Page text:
Based on the Baez theory, the aerodynamic power, and torque of the wind turbine are [18–22]where is the air density, is the radius of wind wheel, is the wind speed, is the pitch angle, is the speed of wind turbine, is the tip speed ratio (TSR), and is defined as the wind energy conversion coefficient. A 2 MW baseline wind turbine-power coefficient is shown in Figure 4. Obviously, is the function of and .
The tip-speed ratio is given by
2.2. Dynamic Model of PMSG
If PMSG was supposed to be an ideal motor, it should meet the following criteria:(1)three-phase stators are symmetry.(2)induced electromotive force is sinusoidal.(3)there is no damping winding on the rotor(4)magnetic saturation of iron core, vortex, and hysteresis loss can be neglected.(5)electronic conductivity of permanent magnet material is zero.
Electromagnetic torque is given bywhere and are the d-axis and q-axis stator reluctance, is the stator resistance, is the permanent flux, is pole pairs, is the speed of PMSG, and are d-axis and q-axis currents, respectively, and and are d-axis and q-axis voltages, respectively.
Because nonsalient PMSG meets , the mathematical model of PMSG has coupling terms such as , according to Equation (3).
GivenThe mathematical model of PMSG could be rewritten as
The above formula also can be rewritten into a transfer function .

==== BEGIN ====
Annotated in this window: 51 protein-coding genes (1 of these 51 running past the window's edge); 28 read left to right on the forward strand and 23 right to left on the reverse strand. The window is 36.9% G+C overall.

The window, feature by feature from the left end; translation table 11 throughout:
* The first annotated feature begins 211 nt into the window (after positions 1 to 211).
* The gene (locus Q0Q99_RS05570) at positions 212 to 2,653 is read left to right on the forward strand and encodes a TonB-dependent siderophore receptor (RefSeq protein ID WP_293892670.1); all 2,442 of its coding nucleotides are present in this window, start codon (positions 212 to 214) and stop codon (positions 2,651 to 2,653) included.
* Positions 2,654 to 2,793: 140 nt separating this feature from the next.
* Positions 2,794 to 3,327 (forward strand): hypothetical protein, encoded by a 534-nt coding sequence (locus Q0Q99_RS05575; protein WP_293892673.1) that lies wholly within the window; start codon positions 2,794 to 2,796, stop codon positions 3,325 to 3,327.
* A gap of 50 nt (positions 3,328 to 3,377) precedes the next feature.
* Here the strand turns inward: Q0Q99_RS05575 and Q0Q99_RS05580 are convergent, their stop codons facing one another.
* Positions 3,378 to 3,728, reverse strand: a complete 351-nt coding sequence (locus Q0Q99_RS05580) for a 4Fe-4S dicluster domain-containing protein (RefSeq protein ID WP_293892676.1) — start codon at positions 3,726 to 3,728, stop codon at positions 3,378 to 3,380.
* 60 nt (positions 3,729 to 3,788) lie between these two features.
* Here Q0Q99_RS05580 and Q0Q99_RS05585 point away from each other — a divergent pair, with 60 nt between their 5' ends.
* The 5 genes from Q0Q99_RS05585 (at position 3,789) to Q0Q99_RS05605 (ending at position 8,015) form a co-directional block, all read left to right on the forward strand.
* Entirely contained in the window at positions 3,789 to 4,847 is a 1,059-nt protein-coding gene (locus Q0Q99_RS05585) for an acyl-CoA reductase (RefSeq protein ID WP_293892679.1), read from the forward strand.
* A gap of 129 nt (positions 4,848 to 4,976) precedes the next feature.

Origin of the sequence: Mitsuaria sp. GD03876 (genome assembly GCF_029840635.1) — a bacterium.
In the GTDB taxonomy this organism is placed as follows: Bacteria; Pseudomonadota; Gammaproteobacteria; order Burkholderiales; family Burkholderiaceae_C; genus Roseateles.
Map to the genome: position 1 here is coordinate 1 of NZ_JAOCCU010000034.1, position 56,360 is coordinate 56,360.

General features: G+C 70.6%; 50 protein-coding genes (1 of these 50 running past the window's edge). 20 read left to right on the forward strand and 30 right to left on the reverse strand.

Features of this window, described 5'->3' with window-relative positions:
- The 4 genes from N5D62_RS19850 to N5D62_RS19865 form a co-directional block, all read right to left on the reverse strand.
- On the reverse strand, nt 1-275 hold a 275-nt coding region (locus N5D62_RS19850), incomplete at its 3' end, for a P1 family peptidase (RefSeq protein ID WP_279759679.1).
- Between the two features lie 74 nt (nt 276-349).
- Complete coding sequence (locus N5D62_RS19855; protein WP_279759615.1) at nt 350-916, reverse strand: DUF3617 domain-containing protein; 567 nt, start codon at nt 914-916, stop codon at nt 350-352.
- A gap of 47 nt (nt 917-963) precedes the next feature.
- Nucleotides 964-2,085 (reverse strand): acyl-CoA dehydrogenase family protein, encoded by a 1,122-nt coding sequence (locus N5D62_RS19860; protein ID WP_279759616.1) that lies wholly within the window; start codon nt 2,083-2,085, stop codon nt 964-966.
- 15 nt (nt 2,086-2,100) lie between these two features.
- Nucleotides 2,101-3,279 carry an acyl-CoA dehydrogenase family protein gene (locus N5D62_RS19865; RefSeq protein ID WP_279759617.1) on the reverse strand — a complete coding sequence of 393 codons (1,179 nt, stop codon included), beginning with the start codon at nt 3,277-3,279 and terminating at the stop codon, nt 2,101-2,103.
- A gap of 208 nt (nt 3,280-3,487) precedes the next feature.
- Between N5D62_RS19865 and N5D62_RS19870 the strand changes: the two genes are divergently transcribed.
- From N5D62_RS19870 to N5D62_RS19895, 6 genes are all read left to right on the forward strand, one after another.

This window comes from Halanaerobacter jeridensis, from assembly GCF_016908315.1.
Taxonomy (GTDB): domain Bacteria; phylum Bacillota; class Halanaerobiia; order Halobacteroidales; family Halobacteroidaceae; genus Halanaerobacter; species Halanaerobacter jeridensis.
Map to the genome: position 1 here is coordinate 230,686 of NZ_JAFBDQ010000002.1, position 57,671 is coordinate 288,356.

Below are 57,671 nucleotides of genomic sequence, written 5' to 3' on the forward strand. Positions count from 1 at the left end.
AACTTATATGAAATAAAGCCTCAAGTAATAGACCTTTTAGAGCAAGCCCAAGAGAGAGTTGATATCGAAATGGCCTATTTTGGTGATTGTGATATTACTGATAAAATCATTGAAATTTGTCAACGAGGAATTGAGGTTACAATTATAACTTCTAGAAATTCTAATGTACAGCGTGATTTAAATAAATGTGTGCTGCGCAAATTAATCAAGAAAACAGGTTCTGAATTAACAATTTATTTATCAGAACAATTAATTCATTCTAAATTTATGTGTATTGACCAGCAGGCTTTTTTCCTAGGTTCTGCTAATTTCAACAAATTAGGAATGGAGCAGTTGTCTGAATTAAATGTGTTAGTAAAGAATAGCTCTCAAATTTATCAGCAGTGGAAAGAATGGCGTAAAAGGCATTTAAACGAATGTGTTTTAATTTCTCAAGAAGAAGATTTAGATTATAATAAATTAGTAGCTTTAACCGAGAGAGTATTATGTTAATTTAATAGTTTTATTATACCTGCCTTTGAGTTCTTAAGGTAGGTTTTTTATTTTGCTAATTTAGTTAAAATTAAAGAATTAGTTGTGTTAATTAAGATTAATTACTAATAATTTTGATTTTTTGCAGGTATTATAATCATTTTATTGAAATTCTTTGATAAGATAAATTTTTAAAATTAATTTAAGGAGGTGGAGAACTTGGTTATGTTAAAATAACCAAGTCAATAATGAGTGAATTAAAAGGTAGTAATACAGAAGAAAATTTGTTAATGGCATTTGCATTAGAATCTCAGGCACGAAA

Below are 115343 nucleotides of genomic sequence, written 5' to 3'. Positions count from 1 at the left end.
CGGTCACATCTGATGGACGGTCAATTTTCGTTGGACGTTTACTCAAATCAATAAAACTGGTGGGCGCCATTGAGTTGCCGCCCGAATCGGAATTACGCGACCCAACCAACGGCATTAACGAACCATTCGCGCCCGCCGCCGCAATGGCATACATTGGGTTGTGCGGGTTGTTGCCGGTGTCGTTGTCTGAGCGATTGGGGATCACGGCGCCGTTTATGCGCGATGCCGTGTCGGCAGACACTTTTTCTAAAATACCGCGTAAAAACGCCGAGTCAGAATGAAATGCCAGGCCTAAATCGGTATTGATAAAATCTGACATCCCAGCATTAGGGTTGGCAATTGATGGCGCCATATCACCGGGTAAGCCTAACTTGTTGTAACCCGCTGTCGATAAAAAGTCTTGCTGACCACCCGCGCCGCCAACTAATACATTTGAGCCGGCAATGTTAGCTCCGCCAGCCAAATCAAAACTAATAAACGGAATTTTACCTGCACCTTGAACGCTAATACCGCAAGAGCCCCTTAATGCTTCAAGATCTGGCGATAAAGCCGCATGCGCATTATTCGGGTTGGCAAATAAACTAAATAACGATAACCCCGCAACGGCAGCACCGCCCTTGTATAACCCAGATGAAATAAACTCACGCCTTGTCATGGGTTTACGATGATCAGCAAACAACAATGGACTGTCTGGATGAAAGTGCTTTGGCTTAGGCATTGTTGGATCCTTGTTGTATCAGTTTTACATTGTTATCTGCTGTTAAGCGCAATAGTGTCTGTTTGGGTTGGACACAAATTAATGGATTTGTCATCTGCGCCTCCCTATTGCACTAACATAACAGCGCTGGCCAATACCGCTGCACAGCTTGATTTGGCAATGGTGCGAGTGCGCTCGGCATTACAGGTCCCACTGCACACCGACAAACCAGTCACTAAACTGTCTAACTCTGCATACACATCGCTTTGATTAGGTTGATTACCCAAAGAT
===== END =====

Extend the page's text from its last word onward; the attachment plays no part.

Figure 5 shows the inner control of current. The closed loop transfer function of the current or torque can be obtained by Figure 5. And the closed loop transfer function also could be taken as a first-order inertial system.where is the inertial time constant and is the command signal of .
Equation (8) shows that the dynamic model of PMSG could be equivalent to a first-order inertial system by current feedforward decoupling control and first-order tuning for PI parameters. Usually, when , we can leave out the inertial time delay of PMSG.
2.3. Dynamics of Blade Pitch Actuator
There are two kinds of drives in the blade pitch actuator at present. They are the motor drive and hydraulic drive. Compared with the hydraulic drive, motor drive has the characteristics of lower cost and higher reliability and has been widely used. Actual motor drive is shown in Figure 6.
The collecting variable-pitch strategy was used. According to Figure 7, the blade dynamics is expressed as
By leaving out the inertia time delay of the motor drive, the drive torque of motor is assumed as
The blade pitch actuator dynamic can be given by Figure 8 where is the command of and the PD parameters of the blade pitch actuator are and .
If the delay coefficient meetsthe blade pitch actuator dynamic model can be simplified as
Obviously, the inertia delay coefficient, in Equations (12) and (13) can be reduced by increasing PD parameters. When and take the appropriate value, the inertia delay can also be left out. Actually, because the value of the parameters , , and is unknown, the value of the control parameters and can only depend on experience.